The end of Inktober

Inktober’s almost over, and while I didn’t do close to a sketch a day, just thinking more about the inked line is interesting. For one, it means I can carry just a book and a single fountain pen most of the time. Like I did here: One Lamy Safari and a tiny Beta sketchbook is all I had with me when I sketched this palm tree that badly needed a haircut.


These next two pieces have a little bit of graphite added in.



But I’m never going to be working in monochrome all the time. I love color too much. Still, the line and greyscale work does seem to find it’s way into my color work. Like this little scene at a bar. Sumi ink and carbon platinum ink with watercolor.


And even though this one has a lot of color in it,the inkwork is what creates most of my tones and shapes.pumpkins

But as one of you commented a while ago, wouldn’t almost all my work qualify for #inktober? Like this sketch at a dandiya dance which is all about the movement and color, but there’s always line…


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Inktober so far

I started the month of October thinking I’d do a little ink sketch everyday. It hasn’t happened. Still, I’m glad I have #inktober on my mind.  It reminds me to focus on penwork and not always use color to finish a piece.

Like these little gestural sketches. On the left, people walking out of the grocery store. On the right, Starbucks. It’s amazing how much a little color can convey in a black and white sketch.


These quick brushpen  and ink studies are from a figure drawing book I am currently reading: Life Drawing: How To Portray The Figure With Accuracy And Expressiongettural_from-book

A sketch from Sausalito. Looking back, it worked better without color. sausalito_hills_both

So I tried the no-color approach again with this piece.

My poor kids, they are the subjects of more sketches than they wish to be in.K_pen

Another inktober post coming up at the end of the month. Are you doing the inktober initiative? It’s never too late to start…

Posted in california, Close to home, Figure Drawing | Tagged , , , , , , , | 4 Comments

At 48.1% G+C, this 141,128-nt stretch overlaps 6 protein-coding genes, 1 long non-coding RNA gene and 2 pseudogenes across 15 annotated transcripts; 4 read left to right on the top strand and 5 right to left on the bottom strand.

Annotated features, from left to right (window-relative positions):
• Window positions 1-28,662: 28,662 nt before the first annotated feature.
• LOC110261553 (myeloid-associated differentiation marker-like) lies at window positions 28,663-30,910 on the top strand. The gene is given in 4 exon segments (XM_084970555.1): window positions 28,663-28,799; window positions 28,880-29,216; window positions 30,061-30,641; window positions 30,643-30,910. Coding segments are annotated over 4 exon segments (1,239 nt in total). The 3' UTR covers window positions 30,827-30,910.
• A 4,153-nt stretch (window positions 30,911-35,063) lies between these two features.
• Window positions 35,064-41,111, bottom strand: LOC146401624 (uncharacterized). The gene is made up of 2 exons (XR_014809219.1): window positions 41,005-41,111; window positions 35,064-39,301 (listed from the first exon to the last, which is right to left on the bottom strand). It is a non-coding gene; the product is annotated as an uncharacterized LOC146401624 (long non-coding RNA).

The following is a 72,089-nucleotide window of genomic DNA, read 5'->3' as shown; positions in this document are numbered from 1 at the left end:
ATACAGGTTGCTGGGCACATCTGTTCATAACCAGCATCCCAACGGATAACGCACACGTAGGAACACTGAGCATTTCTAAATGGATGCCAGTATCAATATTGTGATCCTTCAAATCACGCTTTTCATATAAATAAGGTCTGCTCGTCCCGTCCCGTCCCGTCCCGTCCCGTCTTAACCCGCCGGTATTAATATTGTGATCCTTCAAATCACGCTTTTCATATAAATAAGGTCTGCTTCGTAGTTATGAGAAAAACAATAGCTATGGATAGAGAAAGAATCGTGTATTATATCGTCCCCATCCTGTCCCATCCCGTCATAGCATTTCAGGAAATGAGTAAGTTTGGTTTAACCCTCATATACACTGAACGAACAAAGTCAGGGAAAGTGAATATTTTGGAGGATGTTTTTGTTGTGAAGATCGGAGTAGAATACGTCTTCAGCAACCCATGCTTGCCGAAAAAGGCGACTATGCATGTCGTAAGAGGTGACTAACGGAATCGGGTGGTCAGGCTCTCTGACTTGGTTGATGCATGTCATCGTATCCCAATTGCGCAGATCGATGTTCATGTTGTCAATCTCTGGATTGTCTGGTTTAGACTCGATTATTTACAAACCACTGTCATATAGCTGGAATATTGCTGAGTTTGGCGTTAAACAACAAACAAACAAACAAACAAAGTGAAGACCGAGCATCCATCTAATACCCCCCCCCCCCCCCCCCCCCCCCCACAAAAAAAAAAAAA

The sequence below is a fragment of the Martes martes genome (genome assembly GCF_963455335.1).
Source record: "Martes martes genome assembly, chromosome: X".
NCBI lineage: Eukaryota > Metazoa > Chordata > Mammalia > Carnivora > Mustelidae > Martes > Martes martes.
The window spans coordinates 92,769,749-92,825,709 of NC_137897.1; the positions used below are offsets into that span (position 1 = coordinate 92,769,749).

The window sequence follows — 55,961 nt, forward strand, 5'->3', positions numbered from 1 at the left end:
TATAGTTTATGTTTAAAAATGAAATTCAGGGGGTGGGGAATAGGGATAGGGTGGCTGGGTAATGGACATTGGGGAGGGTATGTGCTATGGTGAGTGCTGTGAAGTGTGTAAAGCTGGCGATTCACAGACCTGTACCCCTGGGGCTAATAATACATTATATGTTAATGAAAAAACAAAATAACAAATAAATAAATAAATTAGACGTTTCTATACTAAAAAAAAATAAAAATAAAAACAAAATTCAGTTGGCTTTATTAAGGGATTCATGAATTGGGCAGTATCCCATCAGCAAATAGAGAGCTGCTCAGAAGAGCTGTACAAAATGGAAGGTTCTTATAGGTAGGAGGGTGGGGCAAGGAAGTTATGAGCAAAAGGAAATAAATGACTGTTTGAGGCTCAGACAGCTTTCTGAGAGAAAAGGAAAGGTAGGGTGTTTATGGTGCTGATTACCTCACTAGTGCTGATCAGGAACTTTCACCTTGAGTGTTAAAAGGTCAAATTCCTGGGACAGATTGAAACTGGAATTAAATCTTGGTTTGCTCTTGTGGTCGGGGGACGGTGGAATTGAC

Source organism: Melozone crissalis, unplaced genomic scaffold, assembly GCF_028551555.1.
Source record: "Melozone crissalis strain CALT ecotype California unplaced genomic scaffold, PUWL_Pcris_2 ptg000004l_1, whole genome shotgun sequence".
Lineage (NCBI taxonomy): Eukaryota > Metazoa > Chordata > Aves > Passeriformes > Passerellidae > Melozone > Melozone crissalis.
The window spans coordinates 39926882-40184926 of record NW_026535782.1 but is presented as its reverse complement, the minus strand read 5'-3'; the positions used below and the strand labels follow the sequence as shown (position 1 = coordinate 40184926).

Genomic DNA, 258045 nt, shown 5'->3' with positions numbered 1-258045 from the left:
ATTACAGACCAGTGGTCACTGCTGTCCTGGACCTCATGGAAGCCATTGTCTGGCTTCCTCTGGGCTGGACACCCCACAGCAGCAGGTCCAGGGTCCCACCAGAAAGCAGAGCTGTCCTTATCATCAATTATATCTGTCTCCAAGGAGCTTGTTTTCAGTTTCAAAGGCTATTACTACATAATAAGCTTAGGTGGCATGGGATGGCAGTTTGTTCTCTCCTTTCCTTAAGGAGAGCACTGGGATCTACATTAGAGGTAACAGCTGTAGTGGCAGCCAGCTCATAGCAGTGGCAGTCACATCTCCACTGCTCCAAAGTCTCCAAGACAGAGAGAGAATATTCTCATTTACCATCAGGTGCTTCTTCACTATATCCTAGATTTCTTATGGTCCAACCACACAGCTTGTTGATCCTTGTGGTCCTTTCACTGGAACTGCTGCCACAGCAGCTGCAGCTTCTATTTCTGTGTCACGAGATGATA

I headed to Sausalito last week to check out locations for a workshop I teach this weekend. Getting there from San Jose means starting out super early to avoid the morning commute traffic, traversing San Francisco, and then crossing the Golden Gate Bridge. However many times I’ve crossed that bridge, it is always incredible. As soon as I got across, I took the first exit to the vista point. It was a surprisingly warm and not-too-foggy day and I could actually see the bridge. Sketch time!

Pencil first on this one, and a wee bit of pen with my finest pen at the very end. This whole piece is done with the Rosemary Dagger Brush, easily my favorite brush right now.

If my morning at Vista Point started quietly, it didn’t last. By the time that first piece was done, the tourists had arrived and how could I not capture this crazy crowd? So here is a very different sketch at the same spot.

One of the nicest bits about getting out to sketch is meeting other sketchers. I met up with Marin-based sketcher and teacher, Rhoda Draws, whose work you can see here. She suggested a few possible workshop locations in Sausalito that we checked out before settling on one. Then we sketched. No, we don’t have the gorgeous fall colors of Vermont, and we won’t have a White Christmas, but fall in Sausalito is fabulous for sketching.

Almost all of Sausalito is built on steep hills. Everything goes up, up  and up.

I’m excited to be back in Sausalito on Saturday teaching another Urban Sketching workshop. And I’ll be sure to get there well before workshop time to get more sketching done in this lovely city.

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Portraits for a Fundraiser